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Wednesday, July 7, 2010

Ruminations of an Old Goat

Random thoughts from a random access mind...

So, the big movie season is almost over and I haven't been very impressed. Iron Man 2 was a good follow up to Iron Man; not as good as the original, but still quite entertaining. But Robin Hood was uninspired, especially with its incredibly anti-climactic final battle. Prince of Persia wasn't what I had expected, but it wasn't exactly an action movie masterpiece, either. The actress who played the princess was beautiful, though. I had anticipated that Toy Story 3 would be my favorite movie of the summer and it is so far. But I think the well is pretty much dry on this franchise. While watching, I couldn't help thinking of the movie in terms of how well it would translate into a video game, almost as if the movie had been written with that in mind. Given how well video games sell these days, it probably was written with that in mind. I guess I'll just have to wait and hope Tron 2.0 (or whatever they're calling it) will be worth the wait.

The last Sunday in June, the Boy and I attended the local Can't Stop the Serenity event. I hadn't heard of it until my current manager told me about it. The "Serenity" in question is the one from the much-missed TV series Firefly. Each year, various cities host showings of the theatrical movie Serenity as part of a charity event. There's a costume contest, prize drawings, lots of Browncoats to hobnob with, and, to top it off, the movie Serenity on the big screen. It was kind of cool watching the movie with 200 fellow fans, including a bunch of people I work with and others I game with. If you're a Firefly fan, you might want to see if there will be one of these in your area. After all, how often can you get your geek on and help out a charity or two?

This must be my Summer of Geekiness, as the next big even for the Boy and me will be Star Wars: In Concert. On July 18, a symphony orchestra and chorus will be in Raleigh, giving a live performance of music from all six of the Star Wars movies. The backdrop for the music will be one of the largest LCD screens ever made, on which clips from the various films will be shown. The show also travels with a mini-museum of costumes, props, and other stuff that only geeks like me would be thrilled to see. This is the Boy's birthday present from his mother and me. My special gift to his mother is that I don't expect her to go with us.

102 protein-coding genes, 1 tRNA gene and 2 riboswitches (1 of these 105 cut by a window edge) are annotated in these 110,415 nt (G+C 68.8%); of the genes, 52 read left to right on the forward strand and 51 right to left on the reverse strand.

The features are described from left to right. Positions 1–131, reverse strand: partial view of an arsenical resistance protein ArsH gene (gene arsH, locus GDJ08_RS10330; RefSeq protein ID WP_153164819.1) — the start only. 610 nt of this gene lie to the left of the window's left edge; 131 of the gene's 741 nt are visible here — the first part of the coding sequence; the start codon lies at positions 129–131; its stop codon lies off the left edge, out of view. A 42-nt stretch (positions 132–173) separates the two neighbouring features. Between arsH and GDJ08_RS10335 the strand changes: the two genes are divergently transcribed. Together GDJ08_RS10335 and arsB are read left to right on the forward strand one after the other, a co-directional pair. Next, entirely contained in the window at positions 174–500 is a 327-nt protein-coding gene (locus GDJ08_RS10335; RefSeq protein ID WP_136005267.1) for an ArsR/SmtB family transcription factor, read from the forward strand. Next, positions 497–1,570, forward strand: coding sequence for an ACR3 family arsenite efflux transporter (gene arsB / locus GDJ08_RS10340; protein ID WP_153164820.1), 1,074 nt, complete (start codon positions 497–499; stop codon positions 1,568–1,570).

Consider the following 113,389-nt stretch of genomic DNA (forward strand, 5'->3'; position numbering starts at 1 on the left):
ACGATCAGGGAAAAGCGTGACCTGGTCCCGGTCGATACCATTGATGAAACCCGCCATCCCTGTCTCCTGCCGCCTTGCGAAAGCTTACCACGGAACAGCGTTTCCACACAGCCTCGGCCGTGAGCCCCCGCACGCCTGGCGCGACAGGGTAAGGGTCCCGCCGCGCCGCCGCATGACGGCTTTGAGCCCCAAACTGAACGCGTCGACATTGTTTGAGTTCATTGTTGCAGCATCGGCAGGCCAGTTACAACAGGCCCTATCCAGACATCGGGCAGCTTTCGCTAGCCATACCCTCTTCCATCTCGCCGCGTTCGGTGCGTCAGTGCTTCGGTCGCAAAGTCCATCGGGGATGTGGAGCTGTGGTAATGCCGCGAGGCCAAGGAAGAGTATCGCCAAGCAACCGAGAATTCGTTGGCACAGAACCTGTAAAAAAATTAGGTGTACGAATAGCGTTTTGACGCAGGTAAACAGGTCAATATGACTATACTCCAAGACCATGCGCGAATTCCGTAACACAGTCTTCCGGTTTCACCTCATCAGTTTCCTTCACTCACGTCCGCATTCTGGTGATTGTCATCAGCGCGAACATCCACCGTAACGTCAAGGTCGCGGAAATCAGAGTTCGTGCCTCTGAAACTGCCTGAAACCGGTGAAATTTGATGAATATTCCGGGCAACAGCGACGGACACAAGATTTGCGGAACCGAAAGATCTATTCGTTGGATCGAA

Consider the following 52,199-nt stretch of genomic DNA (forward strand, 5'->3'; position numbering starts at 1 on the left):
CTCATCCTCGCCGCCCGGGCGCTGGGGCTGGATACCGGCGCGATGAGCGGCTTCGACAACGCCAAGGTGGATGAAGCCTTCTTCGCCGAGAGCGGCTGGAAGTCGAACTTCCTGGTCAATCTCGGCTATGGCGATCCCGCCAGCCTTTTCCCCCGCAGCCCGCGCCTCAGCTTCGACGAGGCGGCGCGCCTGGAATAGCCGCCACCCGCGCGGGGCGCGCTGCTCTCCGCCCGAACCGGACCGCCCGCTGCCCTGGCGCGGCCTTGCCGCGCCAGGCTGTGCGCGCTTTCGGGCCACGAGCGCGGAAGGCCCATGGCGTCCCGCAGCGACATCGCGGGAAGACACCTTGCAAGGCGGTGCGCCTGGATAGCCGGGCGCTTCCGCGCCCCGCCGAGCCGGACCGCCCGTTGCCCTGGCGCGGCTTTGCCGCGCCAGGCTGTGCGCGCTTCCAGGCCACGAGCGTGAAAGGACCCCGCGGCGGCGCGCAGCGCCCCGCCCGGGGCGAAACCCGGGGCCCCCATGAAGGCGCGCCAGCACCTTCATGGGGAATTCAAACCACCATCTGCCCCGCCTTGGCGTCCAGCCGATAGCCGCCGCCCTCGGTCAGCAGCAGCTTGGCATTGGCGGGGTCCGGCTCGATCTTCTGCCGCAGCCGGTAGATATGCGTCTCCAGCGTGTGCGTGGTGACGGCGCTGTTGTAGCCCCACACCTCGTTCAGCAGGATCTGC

Of course, the climax (and highlight) of the Summer of Geekiness will be ReConstruction, the convention being held here in Raleigh. There's not much new to report on that front, though, so I'll move on.

I've recently stumbled across a new and interesting comic book series called Unwritten: Tommy Taylor and the Bogus Identity. I'll give a brief description of the comic, but believe me when I say any description I give will not do justice to the book. The Tommy Taylor in the title is the main character in the graphic novel. He's the son of an author who disappeared after writing 13 books in a fantasy series; a series with superficial similarity to the Harry Potter series. The author used his son as the inspiration for the main character, including naming the character Tommy Taylor. The "real" Tommy has no idea what happened to his father and makes a living appearing at conventions as a combination stand-in for his father and stand-in for the fictional Tommy. Very quickly, though, we start getting hints that the events from the books may not be as fictional as everyone believes and that the "fictional" Tommy and the "real" Tommy are the same person. As I said above, my description doesn't come anywhere near doing justice to this book. If you have any interest in non-superhero graphic novels, I strongly suggest you give this a look. I expect this series will win some awards before it finishes its run. Highly recommended.

I've just finished reading a science fiction novel that did something unexpected -- it made me think. The novel is The Unincorporated Man. The novel is set several hundred years in the future and features all sorts of interesting technology. The unique bit about the story, though, has nothing to do with the technology and everything to do with sociological and economic ideas. In the novel, when a person is born they are immediately incorporated as their own personal corporation with some of their stock going to the government, some more to their parents, and the majority to the individual. As an individual ages and major expenses come along -- good schools, college, even a first car -- people can sell or trade their stock to pay for these items. The idea is to make full use of the virtue of selfishness. After all, if you owned stock in a person, you'd want to help that person succeed in life so their stock would rise in value, right? Into this world comes a man from our own time; a very rich man who used cryogenics to preserve his body after he learned he was dying. He is the unincorporated man from the title. The book follows as he adjusts to the new society and, by his mere existence, puts the entire concept of personal incorporation into question. It's rare when you run across something truly new and different, even in science fiction. The Unincorporated Man is all of that. I highly recommend it.

That's enough wandering for now. I'll be back in my normal Monday slot next week and probably even have a column with a single topic.
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